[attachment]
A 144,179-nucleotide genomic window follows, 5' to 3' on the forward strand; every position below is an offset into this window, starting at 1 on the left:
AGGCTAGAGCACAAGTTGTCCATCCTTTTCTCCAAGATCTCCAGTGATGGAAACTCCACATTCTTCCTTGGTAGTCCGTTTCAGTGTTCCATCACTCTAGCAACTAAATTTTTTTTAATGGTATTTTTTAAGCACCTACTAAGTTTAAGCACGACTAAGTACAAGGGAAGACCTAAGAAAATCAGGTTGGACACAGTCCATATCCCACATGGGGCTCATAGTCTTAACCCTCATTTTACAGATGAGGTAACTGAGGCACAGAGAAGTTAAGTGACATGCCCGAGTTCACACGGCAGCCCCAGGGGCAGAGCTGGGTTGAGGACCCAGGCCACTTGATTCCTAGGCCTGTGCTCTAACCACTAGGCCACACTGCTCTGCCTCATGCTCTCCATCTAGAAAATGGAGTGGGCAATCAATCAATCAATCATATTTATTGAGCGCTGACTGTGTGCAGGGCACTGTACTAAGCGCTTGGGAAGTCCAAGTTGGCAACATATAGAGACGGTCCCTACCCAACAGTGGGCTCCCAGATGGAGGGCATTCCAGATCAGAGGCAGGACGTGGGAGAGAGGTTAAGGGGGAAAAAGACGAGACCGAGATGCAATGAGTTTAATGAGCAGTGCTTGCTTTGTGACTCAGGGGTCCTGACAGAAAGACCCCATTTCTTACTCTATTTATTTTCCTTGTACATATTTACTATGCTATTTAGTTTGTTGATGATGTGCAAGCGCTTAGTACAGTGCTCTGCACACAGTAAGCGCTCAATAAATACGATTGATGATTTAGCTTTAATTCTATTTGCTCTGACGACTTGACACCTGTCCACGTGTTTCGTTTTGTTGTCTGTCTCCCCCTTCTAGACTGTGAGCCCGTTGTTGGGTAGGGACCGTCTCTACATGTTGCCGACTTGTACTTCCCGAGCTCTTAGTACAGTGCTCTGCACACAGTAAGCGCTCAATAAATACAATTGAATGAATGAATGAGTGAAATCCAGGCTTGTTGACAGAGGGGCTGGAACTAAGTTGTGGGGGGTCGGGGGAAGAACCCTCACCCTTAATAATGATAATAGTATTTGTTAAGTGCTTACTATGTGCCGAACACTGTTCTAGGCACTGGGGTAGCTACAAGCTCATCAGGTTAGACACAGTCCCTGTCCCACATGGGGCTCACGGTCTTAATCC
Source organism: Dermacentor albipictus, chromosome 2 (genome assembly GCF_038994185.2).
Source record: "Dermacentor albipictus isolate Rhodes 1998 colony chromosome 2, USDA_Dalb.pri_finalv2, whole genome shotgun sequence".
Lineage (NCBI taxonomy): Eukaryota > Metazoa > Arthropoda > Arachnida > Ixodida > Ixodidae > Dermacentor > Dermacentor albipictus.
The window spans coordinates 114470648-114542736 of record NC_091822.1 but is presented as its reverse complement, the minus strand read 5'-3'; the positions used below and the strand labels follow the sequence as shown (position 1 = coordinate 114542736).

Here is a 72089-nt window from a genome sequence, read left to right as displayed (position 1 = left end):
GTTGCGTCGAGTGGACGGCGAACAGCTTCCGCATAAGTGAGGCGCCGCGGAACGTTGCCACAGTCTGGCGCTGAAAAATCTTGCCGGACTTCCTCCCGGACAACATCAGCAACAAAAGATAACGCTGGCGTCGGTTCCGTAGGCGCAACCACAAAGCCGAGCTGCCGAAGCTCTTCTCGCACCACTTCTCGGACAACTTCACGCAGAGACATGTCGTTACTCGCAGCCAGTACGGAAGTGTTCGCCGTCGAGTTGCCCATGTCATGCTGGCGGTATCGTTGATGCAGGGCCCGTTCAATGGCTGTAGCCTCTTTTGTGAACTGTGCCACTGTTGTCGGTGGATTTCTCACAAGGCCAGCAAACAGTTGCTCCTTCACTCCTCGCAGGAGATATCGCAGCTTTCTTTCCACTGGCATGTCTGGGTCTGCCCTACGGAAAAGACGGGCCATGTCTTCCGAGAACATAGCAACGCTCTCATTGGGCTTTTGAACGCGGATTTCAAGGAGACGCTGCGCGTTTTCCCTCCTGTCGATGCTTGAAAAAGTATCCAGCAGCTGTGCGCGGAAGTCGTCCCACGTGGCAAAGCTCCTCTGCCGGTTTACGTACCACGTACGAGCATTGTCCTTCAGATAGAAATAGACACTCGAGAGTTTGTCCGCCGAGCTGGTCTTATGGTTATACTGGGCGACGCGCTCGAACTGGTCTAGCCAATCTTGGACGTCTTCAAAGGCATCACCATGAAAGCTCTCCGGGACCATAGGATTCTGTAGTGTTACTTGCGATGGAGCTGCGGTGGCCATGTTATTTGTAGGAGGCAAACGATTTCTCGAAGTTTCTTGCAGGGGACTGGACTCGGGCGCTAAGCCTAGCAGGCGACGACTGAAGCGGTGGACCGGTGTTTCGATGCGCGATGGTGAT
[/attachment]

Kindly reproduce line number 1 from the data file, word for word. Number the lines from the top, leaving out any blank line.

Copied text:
A 144,179-nucleotide genomic window follows, 5' to 3' on the forward strand; every position below is an offset into this window, starting at 1 on the left: